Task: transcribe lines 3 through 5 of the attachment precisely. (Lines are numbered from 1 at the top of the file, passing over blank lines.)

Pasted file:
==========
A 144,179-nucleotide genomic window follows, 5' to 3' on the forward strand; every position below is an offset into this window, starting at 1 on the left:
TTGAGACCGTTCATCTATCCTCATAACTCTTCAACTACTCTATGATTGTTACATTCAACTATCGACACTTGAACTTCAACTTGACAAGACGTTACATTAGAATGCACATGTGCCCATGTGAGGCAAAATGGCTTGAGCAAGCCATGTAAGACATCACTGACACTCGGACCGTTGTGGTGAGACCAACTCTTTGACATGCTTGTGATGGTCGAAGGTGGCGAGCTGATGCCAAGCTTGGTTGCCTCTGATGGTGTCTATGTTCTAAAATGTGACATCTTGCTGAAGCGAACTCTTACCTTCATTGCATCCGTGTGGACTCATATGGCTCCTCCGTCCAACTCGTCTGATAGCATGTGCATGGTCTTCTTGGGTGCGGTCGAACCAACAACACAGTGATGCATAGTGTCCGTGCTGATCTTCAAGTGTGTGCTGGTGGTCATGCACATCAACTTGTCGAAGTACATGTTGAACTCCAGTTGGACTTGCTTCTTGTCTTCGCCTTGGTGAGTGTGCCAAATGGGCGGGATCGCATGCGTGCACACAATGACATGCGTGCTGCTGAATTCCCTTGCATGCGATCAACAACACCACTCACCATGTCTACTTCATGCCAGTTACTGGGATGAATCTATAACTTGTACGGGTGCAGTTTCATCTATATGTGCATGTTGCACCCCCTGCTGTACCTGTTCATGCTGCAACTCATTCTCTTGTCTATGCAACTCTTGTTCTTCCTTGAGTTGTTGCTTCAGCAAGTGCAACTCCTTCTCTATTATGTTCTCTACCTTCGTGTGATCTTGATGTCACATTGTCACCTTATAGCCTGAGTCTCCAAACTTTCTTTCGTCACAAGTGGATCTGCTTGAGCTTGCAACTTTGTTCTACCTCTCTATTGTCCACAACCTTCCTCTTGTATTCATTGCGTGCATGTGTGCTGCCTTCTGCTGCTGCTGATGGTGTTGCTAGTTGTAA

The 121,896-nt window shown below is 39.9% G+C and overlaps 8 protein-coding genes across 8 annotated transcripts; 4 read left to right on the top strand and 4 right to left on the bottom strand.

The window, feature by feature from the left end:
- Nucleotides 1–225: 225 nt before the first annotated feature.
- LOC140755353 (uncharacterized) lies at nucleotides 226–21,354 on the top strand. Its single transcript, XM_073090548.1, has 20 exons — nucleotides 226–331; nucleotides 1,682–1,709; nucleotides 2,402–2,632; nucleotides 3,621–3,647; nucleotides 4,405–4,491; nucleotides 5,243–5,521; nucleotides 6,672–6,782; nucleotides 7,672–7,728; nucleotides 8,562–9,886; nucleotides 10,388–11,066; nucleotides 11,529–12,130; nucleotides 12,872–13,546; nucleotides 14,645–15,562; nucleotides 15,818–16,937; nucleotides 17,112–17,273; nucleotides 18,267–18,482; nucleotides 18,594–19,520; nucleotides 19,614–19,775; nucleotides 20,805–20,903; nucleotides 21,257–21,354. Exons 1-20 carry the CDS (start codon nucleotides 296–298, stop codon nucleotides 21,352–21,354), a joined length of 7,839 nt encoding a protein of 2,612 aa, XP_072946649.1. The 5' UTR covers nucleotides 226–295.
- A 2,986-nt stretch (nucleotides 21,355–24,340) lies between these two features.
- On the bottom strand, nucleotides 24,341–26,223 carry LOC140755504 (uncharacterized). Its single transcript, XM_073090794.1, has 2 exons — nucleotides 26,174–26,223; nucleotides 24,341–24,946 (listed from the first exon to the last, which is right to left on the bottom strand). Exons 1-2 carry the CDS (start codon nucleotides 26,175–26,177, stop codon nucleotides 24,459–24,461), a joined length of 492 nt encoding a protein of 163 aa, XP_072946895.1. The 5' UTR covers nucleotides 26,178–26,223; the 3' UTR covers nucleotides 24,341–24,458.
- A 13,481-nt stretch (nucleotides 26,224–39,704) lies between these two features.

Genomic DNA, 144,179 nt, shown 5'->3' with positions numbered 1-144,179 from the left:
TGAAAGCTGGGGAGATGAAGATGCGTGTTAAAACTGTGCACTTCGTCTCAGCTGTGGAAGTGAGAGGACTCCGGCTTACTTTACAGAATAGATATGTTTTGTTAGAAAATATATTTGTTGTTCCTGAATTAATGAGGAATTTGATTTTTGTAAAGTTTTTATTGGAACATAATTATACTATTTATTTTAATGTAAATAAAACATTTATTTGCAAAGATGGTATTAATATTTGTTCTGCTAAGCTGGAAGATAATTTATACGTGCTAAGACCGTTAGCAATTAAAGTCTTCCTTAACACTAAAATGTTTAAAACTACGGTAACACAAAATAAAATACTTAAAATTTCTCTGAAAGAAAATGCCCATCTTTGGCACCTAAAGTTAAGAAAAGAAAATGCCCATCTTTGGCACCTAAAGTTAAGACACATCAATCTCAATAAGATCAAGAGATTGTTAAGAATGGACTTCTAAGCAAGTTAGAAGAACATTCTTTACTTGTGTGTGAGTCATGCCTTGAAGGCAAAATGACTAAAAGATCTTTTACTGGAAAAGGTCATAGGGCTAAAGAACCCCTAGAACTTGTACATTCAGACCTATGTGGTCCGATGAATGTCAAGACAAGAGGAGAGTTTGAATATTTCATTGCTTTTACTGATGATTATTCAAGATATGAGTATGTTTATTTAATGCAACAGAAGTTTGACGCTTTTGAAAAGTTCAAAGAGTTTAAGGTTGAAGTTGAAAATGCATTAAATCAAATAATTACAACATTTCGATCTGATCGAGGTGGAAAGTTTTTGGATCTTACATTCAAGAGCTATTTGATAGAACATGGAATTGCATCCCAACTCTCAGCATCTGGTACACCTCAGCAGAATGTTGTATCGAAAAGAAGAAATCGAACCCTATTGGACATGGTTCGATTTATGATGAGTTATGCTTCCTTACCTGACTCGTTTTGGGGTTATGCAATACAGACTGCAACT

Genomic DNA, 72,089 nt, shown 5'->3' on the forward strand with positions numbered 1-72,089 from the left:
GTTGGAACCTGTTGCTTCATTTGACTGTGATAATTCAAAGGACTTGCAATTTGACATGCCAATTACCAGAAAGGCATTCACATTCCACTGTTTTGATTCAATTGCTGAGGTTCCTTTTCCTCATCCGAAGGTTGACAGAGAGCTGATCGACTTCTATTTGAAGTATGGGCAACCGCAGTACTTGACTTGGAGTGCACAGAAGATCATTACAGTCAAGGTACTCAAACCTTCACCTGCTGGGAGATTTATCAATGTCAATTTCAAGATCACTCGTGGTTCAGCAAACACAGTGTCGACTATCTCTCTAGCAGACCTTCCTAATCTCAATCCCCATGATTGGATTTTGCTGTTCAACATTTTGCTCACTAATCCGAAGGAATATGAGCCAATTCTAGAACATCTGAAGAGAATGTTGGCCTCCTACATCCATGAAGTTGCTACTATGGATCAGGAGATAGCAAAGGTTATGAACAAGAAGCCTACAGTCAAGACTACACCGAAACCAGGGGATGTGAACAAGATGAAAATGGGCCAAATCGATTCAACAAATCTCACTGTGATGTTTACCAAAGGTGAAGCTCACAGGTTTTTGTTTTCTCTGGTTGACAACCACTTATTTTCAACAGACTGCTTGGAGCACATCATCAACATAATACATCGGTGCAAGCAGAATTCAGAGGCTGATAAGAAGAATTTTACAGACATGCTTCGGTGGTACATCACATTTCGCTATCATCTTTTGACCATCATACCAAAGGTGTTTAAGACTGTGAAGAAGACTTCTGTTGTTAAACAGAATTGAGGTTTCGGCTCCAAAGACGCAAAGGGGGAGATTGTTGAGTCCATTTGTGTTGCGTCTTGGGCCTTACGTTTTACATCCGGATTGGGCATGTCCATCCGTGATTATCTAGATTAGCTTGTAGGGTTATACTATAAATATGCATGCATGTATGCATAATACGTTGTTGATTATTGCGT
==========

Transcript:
The 121,896-nt window shown below is 39.9% G+C and overlaps 8 protein-coding genes across 8 annotated transcripts; 4 read left to right on the top strand and 4 right to left on the bottom strand.

The window, feature by feature from the left end:
- Nucleotides 1–225: 225 nt before the first annotated feature.